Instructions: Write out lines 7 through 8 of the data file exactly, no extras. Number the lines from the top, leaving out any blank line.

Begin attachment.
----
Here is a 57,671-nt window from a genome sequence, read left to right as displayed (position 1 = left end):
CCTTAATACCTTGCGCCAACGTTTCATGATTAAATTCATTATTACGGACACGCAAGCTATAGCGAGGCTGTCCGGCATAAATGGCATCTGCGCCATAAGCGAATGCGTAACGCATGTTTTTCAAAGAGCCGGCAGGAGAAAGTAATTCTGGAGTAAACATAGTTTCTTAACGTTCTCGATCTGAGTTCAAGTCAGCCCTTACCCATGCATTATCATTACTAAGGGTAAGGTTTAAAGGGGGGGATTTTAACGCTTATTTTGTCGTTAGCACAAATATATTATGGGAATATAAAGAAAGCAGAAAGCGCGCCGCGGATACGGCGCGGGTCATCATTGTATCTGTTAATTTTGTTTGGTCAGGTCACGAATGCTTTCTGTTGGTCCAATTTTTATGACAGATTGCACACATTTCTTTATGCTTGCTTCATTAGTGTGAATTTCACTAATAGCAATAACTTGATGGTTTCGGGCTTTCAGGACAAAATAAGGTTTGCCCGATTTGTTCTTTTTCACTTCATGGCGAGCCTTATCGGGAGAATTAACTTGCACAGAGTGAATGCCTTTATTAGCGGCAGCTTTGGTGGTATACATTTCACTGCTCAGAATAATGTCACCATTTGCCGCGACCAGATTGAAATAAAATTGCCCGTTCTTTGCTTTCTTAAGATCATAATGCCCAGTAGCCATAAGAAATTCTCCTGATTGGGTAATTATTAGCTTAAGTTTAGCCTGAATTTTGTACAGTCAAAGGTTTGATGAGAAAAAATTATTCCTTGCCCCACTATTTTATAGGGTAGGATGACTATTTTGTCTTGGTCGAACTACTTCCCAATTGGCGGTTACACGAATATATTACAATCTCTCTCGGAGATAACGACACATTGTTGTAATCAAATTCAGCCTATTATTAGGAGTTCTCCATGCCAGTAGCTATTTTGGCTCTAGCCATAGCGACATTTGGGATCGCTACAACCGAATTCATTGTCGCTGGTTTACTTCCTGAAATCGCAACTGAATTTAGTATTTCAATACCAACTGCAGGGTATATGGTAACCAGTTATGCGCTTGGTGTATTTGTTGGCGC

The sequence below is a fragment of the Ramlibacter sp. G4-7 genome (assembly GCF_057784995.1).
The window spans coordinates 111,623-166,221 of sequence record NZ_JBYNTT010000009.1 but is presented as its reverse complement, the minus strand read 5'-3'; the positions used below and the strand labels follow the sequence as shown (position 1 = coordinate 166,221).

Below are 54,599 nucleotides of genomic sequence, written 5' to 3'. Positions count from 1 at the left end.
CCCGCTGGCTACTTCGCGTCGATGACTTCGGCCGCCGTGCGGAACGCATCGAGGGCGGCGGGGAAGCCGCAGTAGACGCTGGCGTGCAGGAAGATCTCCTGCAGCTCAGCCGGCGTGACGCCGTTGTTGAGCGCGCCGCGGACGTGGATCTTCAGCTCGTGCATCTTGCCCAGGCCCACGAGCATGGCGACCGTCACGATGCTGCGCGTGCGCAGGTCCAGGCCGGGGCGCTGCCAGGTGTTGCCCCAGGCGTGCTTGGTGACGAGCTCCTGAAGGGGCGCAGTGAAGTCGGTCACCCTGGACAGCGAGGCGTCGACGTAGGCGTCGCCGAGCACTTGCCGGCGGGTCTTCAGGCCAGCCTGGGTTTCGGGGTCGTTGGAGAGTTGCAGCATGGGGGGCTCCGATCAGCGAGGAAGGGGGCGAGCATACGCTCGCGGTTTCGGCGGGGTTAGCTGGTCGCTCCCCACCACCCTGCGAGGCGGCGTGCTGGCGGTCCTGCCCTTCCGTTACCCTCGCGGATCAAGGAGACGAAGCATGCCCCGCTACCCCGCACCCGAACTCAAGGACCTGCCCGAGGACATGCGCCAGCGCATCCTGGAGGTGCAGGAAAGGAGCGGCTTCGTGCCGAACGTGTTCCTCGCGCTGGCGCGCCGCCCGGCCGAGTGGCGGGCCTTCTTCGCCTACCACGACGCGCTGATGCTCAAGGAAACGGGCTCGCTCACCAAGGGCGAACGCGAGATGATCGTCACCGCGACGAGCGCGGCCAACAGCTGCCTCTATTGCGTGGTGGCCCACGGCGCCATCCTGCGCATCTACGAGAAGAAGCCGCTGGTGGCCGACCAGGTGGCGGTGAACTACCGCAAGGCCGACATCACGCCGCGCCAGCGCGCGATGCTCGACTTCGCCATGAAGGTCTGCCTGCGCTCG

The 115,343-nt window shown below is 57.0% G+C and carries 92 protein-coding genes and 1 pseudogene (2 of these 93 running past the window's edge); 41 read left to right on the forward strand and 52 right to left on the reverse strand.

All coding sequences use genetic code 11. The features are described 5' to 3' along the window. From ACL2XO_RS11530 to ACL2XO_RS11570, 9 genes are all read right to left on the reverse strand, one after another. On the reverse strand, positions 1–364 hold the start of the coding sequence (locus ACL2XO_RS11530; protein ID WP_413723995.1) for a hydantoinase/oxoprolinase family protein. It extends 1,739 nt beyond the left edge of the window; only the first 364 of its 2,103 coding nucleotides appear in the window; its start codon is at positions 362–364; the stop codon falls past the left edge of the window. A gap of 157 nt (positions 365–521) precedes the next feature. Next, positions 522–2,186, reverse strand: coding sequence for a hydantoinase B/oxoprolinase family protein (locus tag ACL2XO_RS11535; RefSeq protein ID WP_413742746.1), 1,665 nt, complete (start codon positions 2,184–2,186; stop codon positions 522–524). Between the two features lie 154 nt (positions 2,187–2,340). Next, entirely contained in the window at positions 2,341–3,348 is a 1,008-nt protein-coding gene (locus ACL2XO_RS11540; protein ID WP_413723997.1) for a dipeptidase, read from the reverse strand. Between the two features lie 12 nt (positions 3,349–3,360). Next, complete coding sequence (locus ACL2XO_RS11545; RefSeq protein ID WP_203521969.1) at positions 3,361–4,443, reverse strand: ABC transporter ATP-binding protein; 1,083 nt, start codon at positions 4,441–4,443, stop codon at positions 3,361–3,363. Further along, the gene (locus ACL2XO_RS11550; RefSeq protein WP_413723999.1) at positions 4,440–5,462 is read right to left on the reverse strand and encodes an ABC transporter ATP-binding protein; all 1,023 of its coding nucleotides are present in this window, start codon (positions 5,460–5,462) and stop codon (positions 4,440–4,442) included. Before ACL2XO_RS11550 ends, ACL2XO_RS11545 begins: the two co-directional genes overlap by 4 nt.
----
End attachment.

The 115,343-nt window shown below is 57.0% G+C and carries 92 protein-coding genes and 1 pseudogene (2 of these 93 running past the window's edge); 41 read left to right on the forward strand and 52 right to left on the reverse strand.

All coding sequences use genetic code 11. The features are described 5' to 3' along the window. From ACL2XO_RS11530 to ACL2XO_RS11570, 9 genes are all read right to left on the reverse strand, one after another. On the reverse strand, positions 1–364 hold the start of the coding sequence (locus ACL2XO_RS11530; protein ID WP_413723995.1) for a hydantoinase/oxoprolinase family protein. It extends 1,739 nt beyond the left edge of the window; only the first 364 of its 2,103 coding nucleotides appear in the window; its start codon is at positions 362–364; the stop codon falls past the left edge of the window. A gap of 157 nt (positions 365–521) precedes the next feature. Next, positions 522–2,186, reverse strand: coding sequence for a hydantoinase B/oxoprolinase family protein (locus tag ACL2XO_RS11535; RefSeq protein ID WP_413742746.1), 1,665 nt, complete (start codon positions 2,184–2,186; stop codon positions 522–524). Between the two features lie 154 nt (positions 2,187–2,340). Next, entirely contained in the window at positions 2,341–3,348 is a 1,008-nt protein-coding gene (locus ACL2XO_RS11540; protein ID WP_413723997.1) for a dipeptidase, read from the reverse strand. Between the two features lie 12 nt (positions 3,349–3,360). Next, complete coding sequence (locus ACL2XO_RS11545; RefSeq protein ID WP_203521969.1) at positions 3,361–4,443, reverse strand: ABC transporter ATP-binding protein; 1,083 nt, start codon at positions 4,441–4,443, stop codon at positions 3,361–3,363. Further along, the gene (locus ACL2XO_RS11550; RefSeq protein WP_413723999.1) at positions 4,440–5,462 is read right to left on the reverse strand and encodes an ABC transporter ATP-binding protein; all 1,023 of its coding nucleotides are present in this window, start codon (positions 5,460–5,462) and stop codon (positions 4,440–4,442) included. Before ACL2XO_RS11550 ends, ACL2XO_RS11545 begins: the two co-directional genes overlap by 4 nt.